Meet the safer, sleeker, more powerful Mazda 6
The mid-sized segment is steadily shrinking as buyers flock to SUVs but car makers haven’t given up on this most traditional of automotive blueprints quite yet.
In the past year, Toyota has introduced the most compelling Camry yet, while Hyundai’s Sonata, Kia’s Optima and Subaru’s Liberty have all been treated to once-overs.
Mazda, too, has been tinkering with its popular 6 sedan and wagon and new versions are now available. Here’s the low down.
Will I see it coming?
Not if you’re expecting a wholesale makeover because the new 6 looks more than a little similar to the old one. But the grille, wheels, bumpers, tail-lights and other details have been massaged, giving this already elegant, attractive mid-sizer a more squat, purposeful vibe.
How does it go?
This is where the action’s at, with upper level GT and Atenza petrol models picking up a new 170kW 2.5-litre turbo engine lifted from Mazda’s CX-9 SUV. Instead of needing to be worked hard for optimum response like 2.5-litre non-turbo models – and making plenty of noise doing so – they simply hunker down and go without fuss or fanfare while still being respectably light on the fuel. The 2.5-litre non-turbo petrol engine continues at the bottom of the range with minor updates, while the 2.2-litre diesel-engine option has acquired detail changes for improved performance and economy.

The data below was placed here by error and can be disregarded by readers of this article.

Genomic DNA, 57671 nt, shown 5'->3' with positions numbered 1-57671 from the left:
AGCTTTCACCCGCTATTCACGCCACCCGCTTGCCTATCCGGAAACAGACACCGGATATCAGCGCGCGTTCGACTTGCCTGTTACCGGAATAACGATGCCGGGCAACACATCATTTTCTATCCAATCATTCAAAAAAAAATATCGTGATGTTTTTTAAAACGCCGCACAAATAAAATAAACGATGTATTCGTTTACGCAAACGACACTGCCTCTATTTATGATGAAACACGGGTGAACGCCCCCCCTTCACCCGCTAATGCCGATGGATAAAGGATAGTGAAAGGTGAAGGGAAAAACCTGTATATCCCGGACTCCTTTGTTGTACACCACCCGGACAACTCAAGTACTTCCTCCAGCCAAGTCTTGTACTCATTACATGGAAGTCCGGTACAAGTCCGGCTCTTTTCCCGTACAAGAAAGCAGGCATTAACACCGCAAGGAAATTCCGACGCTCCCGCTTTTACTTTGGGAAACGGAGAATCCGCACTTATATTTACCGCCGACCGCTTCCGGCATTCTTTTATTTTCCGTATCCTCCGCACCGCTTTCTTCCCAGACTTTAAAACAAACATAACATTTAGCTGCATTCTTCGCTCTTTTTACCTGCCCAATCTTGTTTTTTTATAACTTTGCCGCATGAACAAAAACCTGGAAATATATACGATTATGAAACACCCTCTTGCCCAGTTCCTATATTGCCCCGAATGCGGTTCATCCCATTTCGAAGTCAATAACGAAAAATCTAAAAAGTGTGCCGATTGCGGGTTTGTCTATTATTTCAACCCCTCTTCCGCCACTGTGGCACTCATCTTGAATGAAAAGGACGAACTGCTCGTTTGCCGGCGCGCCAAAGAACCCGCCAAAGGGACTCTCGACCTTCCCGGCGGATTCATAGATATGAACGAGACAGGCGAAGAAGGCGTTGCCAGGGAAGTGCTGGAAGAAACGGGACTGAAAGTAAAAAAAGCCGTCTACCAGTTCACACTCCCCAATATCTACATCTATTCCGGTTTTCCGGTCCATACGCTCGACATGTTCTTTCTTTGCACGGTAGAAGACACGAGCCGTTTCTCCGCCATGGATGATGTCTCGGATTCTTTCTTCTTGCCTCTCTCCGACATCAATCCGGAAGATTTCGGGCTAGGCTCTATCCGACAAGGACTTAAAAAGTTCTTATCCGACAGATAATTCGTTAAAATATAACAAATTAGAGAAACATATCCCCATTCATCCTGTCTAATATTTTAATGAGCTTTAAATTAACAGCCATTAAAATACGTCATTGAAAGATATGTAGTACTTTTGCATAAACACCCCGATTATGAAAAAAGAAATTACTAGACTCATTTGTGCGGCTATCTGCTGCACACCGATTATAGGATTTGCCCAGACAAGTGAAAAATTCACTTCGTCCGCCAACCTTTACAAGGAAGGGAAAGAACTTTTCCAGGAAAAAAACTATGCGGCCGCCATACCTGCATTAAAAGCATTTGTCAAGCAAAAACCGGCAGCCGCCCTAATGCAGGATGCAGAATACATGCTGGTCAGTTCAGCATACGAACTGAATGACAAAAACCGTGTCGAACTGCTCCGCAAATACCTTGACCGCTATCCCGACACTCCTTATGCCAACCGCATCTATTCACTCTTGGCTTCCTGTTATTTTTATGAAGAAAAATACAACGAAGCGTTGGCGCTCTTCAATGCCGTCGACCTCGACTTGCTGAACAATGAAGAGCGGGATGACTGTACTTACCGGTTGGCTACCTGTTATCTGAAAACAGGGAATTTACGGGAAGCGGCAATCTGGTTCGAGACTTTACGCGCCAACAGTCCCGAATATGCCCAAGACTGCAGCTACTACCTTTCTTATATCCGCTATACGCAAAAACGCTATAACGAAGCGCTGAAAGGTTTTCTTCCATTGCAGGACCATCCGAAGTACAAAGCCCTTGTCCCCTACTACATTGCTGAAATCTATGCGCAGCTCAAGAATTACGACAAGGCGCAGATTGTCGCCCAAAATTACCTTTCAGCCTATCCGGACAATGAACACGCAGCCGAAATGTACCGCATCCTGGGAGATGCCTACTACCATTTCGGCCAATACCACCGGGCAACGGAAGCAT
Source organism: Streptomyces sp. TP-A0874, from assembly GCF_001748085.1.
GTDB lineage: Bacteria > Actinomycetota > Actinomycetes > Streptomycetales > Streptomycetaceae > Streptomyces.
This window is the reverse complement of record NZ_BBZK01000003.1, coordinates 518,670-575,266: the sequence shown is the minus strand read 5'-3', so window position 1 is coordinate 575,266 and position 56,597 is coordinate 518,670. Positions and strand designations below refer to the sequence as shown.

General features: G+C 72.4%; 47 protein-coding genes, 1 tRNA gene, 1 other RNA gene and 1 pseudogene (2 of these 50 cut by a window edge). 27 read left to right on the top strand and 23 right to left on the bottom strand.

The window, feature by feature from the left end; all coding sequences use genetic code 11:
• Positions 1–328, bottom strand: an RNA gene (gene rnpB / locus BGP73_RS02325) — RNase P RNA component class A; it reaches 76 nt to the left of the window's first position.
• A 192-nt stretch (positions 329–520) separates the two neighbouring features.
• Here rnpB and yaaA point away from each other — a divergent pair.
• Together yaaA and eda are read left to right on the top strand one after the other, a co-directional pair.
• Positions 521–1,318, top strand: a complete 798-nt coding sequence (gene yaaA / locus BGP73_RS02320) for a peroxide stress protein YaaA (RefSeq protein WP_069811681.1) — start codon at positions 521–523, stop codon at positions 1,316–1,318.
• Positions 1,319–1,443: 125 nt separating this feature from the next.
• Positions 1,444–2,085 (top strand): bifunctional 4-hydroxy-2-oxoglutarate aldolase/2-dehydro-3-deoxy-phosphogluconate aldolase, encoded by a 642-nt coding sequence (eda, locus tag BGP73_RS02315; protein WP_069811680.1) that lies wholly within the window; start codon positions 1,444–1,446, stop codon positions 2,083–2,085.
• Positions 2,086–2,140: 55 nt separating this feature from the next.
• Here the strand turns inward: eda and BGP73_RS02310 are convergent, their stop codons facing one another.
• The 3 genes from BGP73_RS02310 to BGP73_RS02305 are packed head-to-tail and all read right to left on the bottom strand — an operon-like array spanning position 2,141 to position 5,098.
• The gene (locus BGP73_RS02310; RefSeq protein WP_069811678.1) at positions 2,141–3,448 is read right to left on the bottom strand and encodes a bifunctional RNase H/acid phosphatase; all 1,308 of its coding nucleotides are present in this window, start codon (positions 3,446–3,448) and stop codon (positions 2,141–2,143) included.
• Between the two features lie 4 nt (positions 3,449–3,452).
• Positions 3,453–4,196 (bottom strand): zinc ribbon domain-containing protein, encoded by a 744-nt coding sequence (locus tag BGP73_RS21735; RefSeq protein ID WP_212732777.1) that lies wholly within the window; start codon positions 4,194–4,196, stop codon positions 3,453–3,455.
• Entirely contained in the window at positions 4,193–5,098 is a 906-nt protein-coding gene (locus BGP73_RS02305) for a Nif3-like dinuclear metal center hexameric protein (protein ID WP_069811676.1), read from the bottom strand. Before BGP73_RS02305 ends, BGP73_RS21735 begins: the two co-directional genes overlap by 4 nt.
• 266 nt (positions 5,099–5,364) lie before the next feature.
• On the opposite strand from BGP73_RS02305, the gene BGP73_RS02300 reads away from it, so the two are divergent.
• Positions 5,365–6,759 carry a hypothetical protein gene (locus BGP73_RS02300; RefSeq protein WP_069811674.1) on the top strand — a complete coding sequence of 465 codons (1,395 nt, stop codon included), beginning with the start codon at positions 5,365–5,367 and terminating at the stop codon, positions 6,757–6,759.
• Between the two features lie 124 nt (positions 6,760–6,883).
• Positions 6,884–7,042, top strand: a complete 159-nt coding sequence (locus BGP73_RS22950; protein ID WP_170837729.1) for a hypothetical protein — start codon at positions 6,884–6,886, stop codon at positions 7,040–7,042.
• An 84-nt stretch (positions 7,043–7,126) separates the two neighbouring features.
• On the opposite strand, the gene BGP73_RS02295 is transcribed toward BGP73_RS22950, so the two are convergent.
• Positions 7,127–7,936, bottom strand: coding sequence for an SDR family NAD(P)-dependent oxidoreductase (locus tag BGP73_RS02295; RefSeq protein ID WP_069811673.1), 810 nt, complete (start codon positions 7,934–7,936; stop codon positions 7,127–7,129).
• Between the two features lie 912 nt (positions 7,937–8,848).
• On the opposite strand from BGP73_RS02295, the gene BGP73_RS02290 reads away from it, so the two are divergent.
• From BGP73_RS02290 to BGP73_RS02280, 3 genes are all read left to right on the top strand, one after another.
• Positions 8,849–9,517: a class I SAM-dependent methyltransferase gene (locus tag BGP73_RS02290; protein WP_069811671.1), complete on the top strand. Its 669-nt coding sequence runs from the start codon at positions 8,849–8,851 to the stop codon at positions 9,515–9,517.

How does it drive?
The 6 has a reputation for being on the noisy side but Mazda has made real strides with this new one. Along with the less vocal engine, it’s received a raft of enhancements that have noticeably reduced on-road noise. Detail steering and suspension tweaks, meanwhile, make an already sweet ride/handling combo just that little bit more so.
Is it roomy enough?
Perhaps not if you’re looking for the kind of large-car rear legroom offered by a Camry, Sonata or Optima. Those not in the habit of transporting basketballers in the back, however, have little to complain about, and it also throws in a decent-sized boot and handy wagon option. Massaged styling, more upmarket materials, new seats and other advances mean the cabin is slicker and more comfortable as well.
What technology does it have?
Mazda has beefed-up the 6’s safety and even the cheapest model flaunts driver aids such as autonomous emergency braking and active cruise control with stop-and-go (the latter can stop and start the car in traffic, not just slow and accelerate on the highway). The new 6 introduces gizmos such as a surround-view camera and ventilated seats to the franchise. Like many recent Mazdas, it can be retrofitted with Apple CarPlay/Android Auto smartphone integration, albeit for a $500 premium.
The entry-level 6 Sport petrol sedan starts from $32,490, while a topline Atenza wagon with the diesel-engine option kicks off from $50,090. Touring and GT trims fill the gap. Like all Mazdas, it’s covered by a five-year warranty and five-year/50,000km capped-price servicing deal.
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